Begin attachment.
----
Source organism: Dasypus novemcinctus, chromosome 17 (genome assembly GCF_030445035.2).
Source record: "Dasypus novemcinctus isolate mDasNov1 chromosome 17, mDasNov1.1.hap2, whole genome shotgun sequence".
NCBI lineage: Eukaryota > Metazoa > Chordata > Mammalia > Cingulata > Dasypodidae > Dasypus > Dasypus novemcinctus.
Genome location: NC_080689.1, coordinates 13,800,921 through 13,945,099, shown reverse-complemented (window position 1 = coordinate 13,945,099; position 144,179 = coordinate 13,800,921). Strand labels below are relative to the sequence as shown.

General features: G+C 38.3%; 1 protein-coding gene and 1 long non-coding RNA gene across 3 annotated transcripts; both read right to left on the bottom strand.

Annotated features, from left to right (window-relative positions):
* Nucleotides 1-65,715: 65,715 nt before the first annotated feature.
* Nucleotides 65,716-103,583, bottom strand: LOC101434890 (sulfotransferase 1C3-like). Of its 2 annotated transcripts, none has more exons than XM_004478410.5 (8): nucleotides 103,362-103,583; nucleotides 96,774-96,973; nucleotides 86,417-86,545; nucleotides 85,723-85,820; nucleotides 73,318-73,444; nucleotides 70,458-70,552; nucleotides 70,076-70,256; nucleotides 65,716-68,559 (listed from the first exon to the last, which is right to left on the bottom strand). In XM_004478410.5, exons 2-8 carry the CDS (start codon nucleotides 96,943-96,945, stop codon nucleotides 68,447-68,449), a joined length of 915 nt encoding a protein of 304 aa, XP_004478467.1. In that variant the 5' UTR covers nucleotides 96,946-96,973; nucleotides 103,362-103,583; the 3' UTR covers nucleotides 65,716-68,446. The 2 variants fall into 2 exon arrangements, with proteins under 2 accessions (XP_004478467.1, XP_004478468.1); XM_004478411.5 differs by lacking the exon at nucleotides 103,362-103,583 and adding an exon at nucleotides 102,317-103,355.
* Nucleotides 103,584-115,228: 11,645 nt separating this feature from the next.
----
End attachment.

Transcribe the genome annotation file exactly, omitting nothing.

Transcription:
Source organism: Dasypus novemcinctus, chromosome 17 (genome assembly GCF_030445035.2).
Source record: "Dasypus novemcinctus isolate mDasNov1 chromosome 17, mDasNov1.1.hap2, whole genome shotgun sequence".
NCBI lineage: Eukaryota > Metazoa > Chordata > Mammalia > Cingulata > Dasypodidae > Dasypus > Dasypus novemcinctus.
Genome location: NC_080689.1, coordinates 13,800,921 through 13,945,099, shown reverse-complemented (window position 1 = coordinate 13,945,099; position 144,179 = coordinate 13,800,921). Strand labels below are relative to the sequence as shown.

General features: G+C 38.3%; 1 protein-coding gene and 1 long non-coding RNA gene across 3 annotated transcripts; both read right to left on the bottom strand.

Annotated features, from left to right (window-relative positions):
* Nucleotides 1-65,715: 65,715 nt before the first annotated feature.
* Nucleotides 65,716-103,583, bottom strand: LOC101434890 (sulfotransferase 1C3-like). Of its 2 annotated transcripts, none has more exons than XM_004478410.5 (8): nucleotides 103,362-103,583; nucleotides 96,774-96,973; nucleotides 86,417-86,545; nucleotides 85,723-85,820; nucleotides 73,318-73,444; nucleotides 70,458-70,552; nucleotides 70,076-70,256; nucleotides 65,716-68,559 (listed from the first exon to the last, which is right to left on the bottom strand). In XM_004478410.5, exons 2-8 carry the CDS (start codon nucleotides 96,943-96,945, stop codon nucleotides 68,447-68,449), a joined length of 915 nt encoding a protein of 304 aa, XP_004478467.1. In that variant the 5' UTR covers nucleotides 96,946-96,973; nucleotides 103,362-103,583; the 3' UTR covers nucleotides 65,716-68,446. The 2 variants fall into 2 exon arrangements, with proteins under 2 accessions (XP_004478467.1, XP_004478468.1); XM_004478411.5 differs by lacking the exon at nucleotides 103,362-103,583 and adding an exon at nucleotides 102,317-103,355.
* Nucleotides 103,584-115,228: 11,645 nt separating this feature from the next.